On December 19th, two federal appellate courts ruled in two separate cases that terrorist suspects are entitled to full court hearings and that the government lacks the authority to indefinitely detain prisoners without access to lawyers or to the evidence against them. The ultimate decision regarding prisoners in the war on terror will be made by the Supreme Court.
The Ninth Circuit Court of Appeals, the most liberal appellate court, decided that a detainee at the Guantanamo Bay prison, Salim Gherebi, a Libyan, should be granted a court hearing and be represented by an attorney. The 2-1 decision has given way to the anticipation that other prisoners at Guantanamo will be given “habeas corpus” hearings in a US Court.
However, some legal observers say that this case will become insignificant when it is heard by the US Supreme Court in addition to similar pending cases.
The decision, written by Judge Stephen Reinhardt, stated that the government should not have “the unchecked authority to imprison indefinitely any person, foreign citizens included...without permitting such prisoners recourse of any kind to any judicial forum.”
In November, the Supreme Court agreed to hear another pending case. Prior to this decision, previous federal court decisions regarding the Guantanamo prisoners stated that the prisoners had no right to habeas corpus hearings.
In a separate 2-1 decision made by the Second Circuit Court in New York, the court ruled that President Bush does not have the authority to indefinitely detain a United States citizen arrested in the US on suspicion of terrorism by declaring him “an enemy combatant.” Jose Padilla has been identified as an al-Qaeda operative who entered the US to set off a “dirty bomb.”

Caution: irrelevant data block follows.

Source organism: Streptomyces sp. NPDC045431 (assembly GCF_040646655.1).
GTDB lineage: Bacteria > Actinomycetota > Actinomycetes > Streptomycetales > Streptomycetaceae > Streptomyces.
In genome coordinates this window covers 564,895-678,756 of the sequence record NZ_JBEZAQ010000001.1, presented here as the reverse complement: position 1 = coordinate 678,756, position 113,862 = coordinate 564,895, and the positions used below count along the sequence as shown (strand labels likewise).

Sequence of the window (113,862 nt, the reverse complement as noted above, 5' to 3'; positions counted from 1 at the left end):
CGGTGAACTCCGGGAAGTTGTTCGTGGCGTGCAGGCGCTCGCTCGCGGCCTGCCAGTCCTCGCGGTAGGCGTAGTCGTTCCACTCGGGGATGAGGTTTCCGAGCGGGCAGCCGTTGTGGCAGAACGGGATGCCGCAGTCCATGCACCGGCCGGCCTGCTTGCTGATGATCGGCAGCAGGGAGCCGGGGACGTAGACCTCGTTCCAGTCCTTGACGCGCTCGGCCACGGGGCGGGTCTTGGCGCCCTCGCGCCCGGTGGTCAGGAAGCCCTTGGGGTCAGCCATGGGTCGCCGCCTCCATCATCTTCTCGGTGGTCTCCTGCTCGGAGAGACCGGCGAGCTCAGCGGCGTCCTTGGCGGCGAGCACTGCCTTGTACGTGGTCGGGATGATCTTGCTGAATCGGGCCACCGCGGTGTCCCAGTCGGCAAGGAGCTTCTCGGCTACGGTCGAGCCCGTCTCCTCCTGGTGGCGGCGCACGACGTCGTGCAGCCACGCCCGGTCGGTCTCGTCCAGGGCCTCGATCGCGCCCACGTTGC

The Court declared that while Congress may be able to authorize the detention of a US citizen, “the president, acting alone, possesses no inherent constitutional authority to detain American citizens seized within the United States, away from the zone of combat, as enemy combatants.”
In addition to hearing the Guantanamo cases, the Supreme Court is expected to rule on the issues raised in the case of Jose Padilla, the American declared an enemy combatant. The court is also expected to announce next week whether it will hear a related case involving Yaser Esam Hamdi, who has been held alongside Mr. Padilla in the naval brig in Charleston, South Carolina. Mr. Hamdi, who is believed to be a United States citizen as well as a Saudi, was arrested in Afghanistan and is being held as an enemy combatant, an action that was upheld by an appeals court based in Richmond, Virginia.